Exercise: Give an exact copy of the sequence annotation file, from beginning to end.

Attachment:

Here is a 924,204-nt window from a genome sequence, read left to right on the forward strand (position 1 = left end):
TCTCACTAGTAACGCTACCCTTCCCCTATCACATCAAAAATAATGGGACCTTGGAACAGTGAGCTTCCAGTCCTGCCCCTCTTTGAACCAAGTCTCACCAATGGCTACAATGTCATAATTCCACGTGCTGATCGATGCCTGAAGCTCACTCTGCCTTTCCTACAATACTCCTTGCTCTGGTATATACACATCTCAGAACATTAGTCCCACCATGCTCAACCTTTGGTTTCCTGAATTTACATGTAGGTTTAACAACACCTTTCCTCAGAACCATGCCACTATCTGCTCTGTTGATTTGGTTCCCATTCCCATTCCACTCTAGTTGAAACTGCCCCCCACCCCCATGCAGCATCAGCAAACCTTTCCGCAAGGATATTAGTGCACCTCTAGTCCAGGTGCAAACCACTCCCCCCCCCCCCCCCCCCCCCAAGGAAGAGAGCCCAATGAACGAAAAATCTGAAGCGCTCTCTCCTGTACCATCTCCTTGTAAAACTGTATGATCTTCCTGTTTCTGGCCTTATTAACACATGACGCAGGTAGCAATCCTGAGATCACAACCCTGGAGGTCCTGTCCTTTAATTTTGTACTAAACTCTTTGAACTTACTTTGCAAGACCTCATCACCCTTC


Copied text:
Here is a 924,204-nt window from a genome sequence, read left to right on the forward strand (position 1 = left end):
TCTCACTAGTAACGCTACCCTTCCCCTATCACATCAAAAATAATGGGACCTTGGAACAGTGAGCTTCCAGTCCTGCCCCTCTTTGAACCAAGTCTCACCAATGGCTACAATGTCATAATTCCACGTGCTGATCGATGCCTGAAGCTCACTCTGCCTTTCCTACAATACTCCTTGCTCTGGTATATACACATCTCAGAACATTAGTCCCACCATGCTCAACCTTTGGTTTCCTGAATTTACATGTAGGTTTAACAACACCTTTCCTCAGAACCATGCCACTATCTGCTCTGTTGATTTGGTTCCCATTCCCATTCCACTCTAGTTGAAACTGCCCCCCACCCCCATGCAGCATCAGCAAACCTTTCCGCAAGGATATTAGTGCACCTCTAGTCCAGGTGCAAACCACTCCCCCCCCCCCCCCCCCCCCCAAGGAAGAGAGCCCAATGAACGAAAAATCTGAAGCGCTCTCTCCTGTACCATCTCCTTGTAAAACTGTATGATCTTCCTGTTTCTGGCCTTATTAACACATGACGCAGGTAGCAATCCTGAGATCACAACCCTGGAGGTCCTGTCCTTTAATTTTGTACTAAACTCTTTGAACTTACTTTGCAAGACCTCATCACCCTTC